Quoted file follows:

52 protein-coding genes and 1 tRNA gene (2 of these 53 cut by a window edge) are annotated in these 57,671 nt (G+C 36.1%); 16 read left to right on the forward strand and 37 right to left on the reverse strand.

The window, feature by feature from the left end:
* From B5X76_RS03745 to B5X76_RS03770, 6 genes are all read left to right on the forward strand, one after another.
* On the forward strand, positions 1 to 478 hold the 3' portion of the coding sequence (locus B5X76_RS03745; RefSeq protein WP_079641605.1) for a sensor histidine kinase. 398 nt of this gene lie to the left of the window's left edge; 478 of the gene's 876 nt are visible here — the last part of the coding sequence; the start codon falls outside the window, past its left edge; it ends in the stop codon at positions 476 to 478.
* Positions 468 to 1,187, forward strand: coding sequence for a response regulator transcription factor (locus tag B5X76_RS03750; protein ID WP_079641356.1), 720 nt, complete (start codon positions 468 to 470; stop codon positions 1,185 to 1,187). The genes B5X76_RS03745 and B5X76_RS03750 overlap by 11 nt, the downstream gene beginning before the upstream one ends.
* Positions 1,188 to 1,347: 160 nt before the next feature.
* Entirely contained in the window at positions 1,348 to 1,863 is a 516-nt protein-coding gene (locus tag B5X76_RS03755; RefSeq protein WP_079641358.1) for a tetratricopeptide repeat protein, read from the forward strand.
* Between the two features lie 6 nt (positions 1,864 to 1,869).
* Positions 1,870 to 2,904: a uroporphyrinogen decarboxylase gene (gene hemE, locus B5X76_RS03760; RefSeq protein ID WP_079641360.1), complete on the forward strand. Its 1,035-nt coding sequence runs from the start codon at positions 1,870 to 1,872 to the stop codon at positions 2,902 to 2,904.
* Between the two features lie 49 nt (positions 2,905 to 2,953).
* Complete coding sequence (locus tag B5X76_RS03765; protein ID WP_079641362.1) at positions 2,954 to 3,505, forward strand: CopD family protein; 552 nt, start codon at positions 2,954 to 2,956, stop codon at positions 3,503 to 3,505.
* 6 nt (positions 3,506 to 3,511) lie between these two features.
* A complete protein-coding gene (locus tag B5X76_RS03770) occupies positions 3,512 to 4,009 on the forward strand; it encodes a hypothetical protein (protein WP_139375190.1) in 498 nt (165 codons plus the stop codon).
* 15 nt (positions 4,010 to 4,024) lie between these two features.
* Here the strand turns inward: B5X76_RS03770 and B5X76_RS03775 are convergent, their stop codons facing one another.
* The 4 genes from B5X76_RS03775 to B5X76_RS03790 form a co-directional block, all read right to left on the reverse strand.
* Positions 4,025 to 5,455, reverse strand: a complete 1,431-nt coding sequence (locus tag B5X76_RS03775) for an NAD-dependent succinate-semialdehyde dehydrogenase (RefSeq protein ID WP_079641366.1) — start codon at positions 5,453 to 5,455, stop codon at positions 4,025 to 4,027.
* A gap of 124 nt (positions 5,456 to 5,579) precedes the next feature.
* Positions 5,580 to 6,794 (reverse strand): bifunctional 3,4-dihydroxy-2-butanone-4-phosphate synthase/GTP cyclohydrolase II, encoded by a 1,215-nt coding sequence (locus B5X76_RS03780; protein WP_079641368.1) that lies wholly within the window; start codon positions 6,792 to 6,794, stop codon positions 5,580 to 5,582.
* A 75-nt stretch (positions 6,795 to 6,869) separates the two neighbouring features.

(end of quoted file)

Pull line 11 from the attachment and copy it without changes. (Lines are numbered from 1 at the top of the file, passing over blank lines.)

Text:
* Complete coding sequence (locus tag B5X76_RS03765; protein ID WP_079641362.1) at positions 2,954 to 3,505, forward strand: CopD family protein; 552 nt, start codon at positions 2,954 to 2,956, stop codon at positions 3,503 to 3,505.